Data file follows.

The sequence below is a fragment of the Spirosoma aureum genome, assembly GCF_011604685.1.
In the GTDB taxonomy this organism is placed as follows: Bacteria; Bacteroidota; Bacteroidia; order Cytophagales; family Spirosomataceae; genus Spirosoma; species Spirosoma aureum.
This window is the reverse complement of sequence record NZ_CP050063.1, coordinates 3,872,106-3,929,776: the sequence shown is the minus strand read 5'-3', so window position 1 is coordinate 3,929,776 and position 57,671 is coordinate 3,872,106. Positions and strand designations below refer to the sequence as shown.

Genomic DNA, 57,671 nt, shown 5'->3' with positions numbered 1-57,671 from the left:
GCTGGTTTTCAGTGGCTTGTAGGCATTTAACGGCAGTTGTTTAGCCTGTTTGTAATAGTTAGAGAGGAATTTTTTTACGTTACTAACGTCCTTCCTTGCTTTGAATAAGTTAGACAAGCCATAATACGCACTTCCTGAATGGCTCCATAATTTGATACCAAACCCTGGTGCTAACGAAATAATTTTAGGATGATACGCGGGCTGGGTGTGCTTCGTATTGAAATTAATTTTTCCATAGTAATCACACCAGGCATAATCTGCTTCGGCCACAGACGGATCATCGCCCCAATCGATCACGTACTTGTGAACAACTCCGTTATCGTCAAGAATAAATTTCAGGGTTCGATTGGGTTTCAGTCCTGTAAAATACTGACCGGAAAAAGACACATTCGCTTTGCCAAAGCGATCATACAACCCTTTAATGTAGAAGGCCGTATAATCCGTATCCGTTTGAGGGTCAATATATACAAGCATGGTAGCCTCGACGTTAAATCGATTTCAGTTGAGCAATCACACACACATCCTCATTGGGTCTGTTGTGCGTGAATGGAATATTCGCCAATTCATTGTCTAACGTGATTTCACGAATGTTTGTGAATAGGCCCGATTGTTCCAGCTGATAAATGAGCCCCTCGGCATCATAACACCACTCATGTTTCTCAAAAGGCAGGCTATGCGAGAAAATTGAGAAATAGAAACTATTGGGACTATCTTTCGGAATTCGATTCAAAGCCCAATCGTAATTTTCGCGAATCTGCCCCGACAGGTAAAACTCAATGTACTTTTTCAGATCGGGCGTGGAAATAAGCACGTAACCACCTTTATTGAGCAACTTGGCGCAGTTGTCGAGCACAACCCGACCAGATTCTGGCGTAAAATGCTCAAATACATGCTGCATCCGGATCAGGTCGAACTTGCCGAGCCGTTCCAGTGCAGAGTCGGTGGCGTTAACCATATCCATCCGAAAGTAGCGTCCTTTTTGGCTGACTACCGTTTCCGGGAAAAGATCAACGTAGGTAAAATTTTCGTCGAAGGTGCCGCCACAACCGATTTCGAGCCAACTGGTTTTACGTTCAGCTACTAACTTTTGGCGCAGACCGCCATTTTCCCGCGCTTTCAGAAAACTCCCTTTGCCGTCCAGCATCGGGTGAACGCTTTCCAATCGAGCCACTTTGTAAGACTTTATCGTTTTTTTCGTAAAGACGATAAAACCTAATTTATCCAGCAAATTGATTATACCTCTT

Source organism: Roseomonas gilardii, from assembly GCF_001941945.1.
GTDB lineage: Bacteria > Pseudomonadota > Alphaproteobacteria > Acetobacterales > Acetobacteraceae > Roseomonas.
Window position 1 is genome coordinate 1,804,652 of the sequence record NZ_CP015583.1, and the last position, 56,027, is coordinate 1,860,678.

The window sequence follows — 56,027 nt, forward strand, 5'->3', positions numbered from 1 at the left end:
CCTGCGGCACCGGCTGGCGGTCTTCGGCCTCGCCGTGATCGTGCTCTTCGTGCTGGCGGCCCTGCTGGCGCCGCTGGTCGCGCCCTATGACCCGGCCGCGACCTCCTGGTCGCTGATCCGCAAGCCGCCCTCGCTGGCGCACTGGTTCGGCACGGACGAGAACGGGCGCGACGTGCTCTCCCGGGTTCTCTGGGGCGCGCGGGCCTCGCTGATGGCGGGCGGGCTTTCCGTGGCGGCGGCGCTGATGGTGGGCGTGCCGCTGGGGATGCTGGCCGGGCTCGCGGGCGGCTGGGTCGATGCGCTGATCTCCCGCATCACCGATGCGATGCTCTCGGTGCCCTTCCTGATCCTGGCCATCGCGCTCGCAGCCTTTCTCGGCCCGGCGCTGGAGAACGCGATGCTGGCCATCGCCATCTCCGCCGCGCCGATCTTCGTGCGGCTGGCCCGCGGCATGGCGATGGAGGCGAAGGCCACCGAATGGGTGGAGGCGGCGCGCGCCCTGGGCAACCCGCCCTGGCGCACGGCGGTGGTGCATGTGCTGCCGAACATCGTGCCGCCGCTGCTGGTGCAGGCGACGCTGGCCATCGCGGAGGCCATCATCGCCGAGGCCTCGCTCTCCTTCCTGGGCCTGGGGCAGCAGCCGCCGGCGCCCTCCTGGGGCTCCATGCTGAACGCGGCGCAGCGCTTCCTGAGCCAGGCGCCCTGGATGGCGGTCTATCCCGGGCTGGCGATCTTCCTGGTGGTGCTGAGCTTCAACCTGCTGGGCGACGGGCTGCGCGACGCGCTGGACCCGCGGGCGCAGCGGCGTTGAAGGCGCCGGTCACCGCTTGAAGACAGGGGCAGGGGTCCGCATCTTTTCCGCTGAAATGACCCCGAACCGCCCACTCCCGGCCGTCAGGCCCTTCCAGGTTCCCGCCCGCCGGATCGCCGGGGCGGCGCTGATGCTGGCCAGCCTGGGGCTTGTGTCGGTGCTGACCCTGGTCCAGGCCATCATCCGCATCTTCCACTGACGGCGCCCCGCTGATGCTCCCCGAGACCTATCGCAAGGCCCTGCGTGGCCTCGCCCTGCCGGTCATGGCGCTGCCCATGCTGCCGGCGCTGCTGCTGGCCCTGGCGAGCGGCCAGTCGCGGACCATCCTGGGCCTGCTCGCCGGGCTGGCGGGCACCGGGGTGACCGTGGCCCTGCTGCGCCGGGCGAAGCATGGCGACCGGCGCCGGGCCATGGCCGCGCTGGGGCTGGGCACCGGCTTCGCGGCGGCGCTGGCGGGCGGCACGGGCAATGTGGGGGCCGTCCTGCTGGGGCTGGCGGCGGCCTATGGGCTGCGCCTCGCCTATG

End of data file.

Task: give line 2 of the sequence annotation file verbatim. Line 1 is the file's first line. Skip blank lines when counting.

In the GTDB taxonomy this organism is placed as follows: Bacteria; Bacteroidota; Bacteroidia; order Cytophagales; family Spirosomataceae; genus Spirosoma; species Spirosoma aureum.